This means that you can relax and give yourself over to the narrative, allowing your own associations and memories to interact with Joyce’s text. Indeed, as I found my thoughts drawn to moments in my childhood and adolescence by the book’s biblical, classical and poetic references, I began to wonder whether all readers of Ulysses shouldn’t create their own personal footnotes to the text, showing the places that have evoked particular ideas or experiences for them.

There are parts of the book that work even better read out loud then they ever could on the page. From comic set pieces such as headmaster My Deasy’s terrible letter to the papers, which Norton delivers with great wit and timing, and aural effects such as the use of sibilance to convey the susurration of the sea, through to the many songs and musical references in the text, the audio version brings the book alive. I particularly liked the way that Joyce’s cannibalised version of the Lord’s Prayer, a text which is, after all, spoken much more than it is read, came across. In addition the production team has chosen to break up the text with snippets of music, much of it contemporaneous with the text, which adds a welcome extra flavour to the sound world – although I occasionally found myself distracted by trying to name the songs as the next instalment of narration began.

Indeed, distraction is the single biggest issue with the audiobook form. Unlike written texts, where you can flick back a page when you realise your eye has been skimming the words without taking them in, audiobooks are harder to navigate, particularly when you’re driving. As I steered my way around the back streets of central London, doing my best not to kill or be killed by map-reading tourists, cyclists, taxis and buses, I found I couldn’t always give the narrative the attention it deserved, with the result that I lost the thread a few times and had to resign myself to missing odd chunks of a minute or two here and there.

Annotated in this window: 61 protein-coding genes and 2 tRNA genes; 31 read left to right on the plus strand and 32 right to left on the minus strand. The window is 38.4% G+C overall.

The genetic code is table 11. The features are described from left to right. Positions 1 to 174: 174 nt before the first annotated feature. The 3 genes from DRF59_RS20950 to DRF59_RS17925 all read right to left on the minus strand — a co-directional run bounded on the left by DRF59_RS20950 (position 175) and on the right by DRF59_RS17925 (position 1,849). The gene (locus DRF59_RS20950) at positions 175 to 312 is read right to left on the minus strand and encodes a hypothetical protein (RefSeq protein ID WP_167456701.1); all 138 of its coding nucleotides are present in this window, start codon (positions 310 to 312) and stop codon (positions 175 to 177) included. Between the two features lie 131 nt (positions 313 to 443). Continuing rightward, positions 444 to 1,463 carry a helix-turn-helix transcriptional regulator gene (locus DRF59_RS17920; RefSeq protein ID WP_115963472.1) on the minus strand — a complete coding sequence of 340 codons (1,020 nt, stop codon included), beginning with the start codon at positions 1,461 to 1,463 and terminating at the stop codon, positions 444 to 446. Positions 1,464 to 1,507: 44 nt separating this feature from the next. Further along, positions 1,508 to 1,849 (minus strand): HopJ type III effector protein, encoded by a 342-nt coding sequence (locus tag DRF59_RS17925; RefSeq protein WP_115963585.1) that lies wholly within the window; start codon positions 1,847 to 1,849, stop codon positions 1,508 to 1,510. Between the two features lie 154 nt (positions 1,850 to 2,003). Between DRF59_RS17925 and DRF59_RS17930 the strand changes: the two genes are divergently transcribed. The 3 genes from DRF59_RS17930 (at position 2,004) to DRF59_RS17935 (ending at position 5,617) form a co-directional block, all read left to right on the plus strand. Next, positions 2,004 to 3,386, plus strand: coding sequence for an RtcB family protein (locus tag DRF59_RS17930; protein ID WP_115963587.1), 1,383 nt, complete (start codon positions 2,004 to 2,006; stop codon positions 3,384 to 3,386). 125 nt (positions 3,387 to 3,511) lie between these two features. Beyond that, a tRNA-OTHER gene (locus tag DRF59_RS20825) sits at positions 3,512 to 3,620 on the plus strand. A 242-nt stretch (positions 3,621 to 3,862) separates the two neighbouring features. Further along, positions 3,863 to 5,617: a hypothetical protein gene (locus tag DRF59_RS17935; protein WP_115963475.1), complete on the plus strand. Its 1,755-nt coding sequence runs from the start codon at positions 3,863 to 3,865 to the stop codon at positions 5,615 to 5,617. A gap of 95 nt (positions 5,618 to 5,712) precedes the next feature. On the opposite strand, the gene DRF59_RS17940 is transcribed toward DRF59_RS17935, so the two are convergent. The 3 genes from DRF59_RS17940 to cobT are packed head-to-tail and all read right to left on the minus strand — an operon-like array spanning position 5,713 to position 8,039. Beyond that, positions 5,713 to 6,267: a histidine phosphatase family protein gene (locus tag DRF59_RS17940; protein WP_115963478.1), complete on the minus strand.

Although generally good, one or two directorial choices meant that some of the sections were harder to listen to than they might have been. In particular, I found the decision not to vary the intonation in the penultimate chapter ‘Ithaca’, which consists almost entirely of questions and answers, hard to swallow. While the intention may have been to create a soporific effect, as well as aping the dry rhythms of the catechism, it made for rather monotonous listening.

Nevertheless, the audio version got me through the text and for that I am very grateful. London traffic meant that it was  inevitably a patchy read, but it was a largely enjoyable one. I now feel that I will be able to return to the written text in future with much greater confidence and enthusiasm. And that great volume peering down at me from the bookshelf in the corner of the room holds no terrors anymore.

Ulysses by James Joyce, read by Jim Norton with Marcella Riordan, directed by Roger Marsh, produced by Nicolas Soames (Naxos, 2004)